EU leaders fail to reach deal on candidates for top jobs

Manfred Weber of European People's Party and Candidate visit EU council President

European People’s Party member and Candidate for the next president of the European Commission, Germany’s Manfred Weber, left, speaks with European Council President Donald Tusk ahead to a meeting on EU top jobs at the Europa building in Brussels, Thursday, June 13, 2019. (Olivier Hoslet, Pool Photo via AP)

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BRUSSELS (AP) — European Union leaders failed to reach deal on candidates for the bloc’s top jobs early Friday and announced a special summit for June 30 to try and break the deadlock.

After a full slate of secretive huddles among top leaders, the EU summit ended without any solution on who will get a half-dozen coveted jobs in the 28-nation bloc. 

“All the names are still on the table but I am positive we will find a solution next Sunday,” June 30, said Estonian Prime Minister Juri Ratas. 

German Chancellor Angela Merkel and French President Emmanuel Macron had said it was better to wait a few more days and continue talks than to make hasty decisions.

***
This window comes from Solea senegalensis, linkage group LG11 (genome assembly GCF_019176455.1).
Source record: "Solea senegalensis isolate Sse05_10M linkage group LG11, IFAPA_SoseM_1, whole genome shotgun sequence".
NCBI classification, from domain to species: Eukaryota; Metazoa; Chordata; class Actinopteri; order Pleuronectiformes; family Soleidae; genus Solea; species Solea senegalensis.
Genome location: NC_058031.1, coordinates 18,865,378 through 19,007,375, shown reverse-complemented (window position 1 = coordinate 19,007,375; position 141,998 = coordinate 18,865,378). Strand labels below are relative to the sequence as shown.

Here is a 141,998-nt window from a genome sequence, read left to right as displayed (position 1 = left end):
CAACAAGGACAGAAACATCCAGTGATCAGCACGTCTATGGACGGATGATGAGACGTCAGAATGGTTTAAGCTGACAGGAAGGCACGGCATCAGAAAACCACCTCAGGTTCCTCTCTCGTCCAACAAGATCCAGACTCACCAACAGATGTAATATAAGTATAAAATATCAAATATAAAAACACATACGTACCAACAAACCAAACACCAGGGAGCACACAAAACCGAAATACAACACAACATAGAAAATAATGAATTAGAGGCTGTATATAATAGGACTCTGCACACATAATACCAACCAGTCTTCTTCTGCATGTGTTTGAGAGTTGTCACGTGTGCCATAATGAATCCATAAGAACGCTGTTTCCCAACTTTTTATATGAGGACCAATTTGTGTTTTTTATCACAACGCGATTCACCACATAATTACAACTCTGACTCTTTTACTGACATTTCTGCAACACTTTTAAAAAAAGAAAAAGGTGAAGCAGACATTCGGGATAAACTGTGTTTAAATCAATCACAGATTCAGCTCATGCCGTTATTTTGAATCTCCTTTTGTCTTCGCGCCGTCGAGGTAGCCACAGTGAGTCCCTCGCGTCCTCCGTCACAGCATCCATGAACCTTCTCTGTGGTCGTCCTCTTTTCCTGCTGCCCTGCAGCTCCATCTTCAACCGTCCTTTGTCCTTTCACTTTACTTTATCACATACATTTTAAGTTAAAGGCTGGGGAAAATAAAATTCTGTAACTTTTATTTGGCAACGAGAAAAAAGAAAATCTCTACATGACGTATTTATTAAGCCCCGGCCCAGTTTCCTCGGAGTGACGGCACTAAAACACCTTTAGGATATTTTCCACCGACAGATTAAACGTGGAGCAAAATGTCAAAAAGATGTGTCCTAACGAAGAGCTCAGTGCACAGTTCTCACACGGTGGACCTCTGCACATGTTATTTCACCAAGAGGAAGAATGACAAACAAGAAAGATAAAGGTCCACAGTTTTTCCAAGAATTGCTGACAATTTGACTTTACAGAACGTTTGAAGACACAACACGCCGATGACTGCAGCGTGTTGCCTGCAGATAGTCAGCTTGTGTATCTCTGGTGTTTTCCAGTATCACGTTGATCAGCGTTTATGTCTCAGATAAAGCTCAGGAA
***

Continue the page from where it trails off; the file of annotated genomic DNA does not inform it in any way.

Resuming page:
Despite intense negotiations, European Union leaders could not bridge deep differences.

The bloc’s leaders gathered after May’s EU parliament elections, determined to quickly wrap up the politically charged process of choosing the next president for the European Council and the head of the bloc’s powerful executive arm, the European Commission, plus other senior jobs.

But even before their two-day summit in Brussels started, Macron had cast a pall over the deliberations, saying upon his arrival at EU headquarters that no confirmed names might emerge this time around.

Under EU rules, the member countries choose who will run the commission, replacing current leader Jean-Claude Juncker. The European Parliament must endorse that choice. But the assembly has been trying to play hard ball, insisting that only the party leader candidates who ran in last month’s elections should be eligible for the post.

But that principle has been questioned by Macron, whose party has joined forces in a new free-market liberal group in the assembly bolstered by the European Parliament election results, and set him on a collision course with German Chancellor Angela Merkel.

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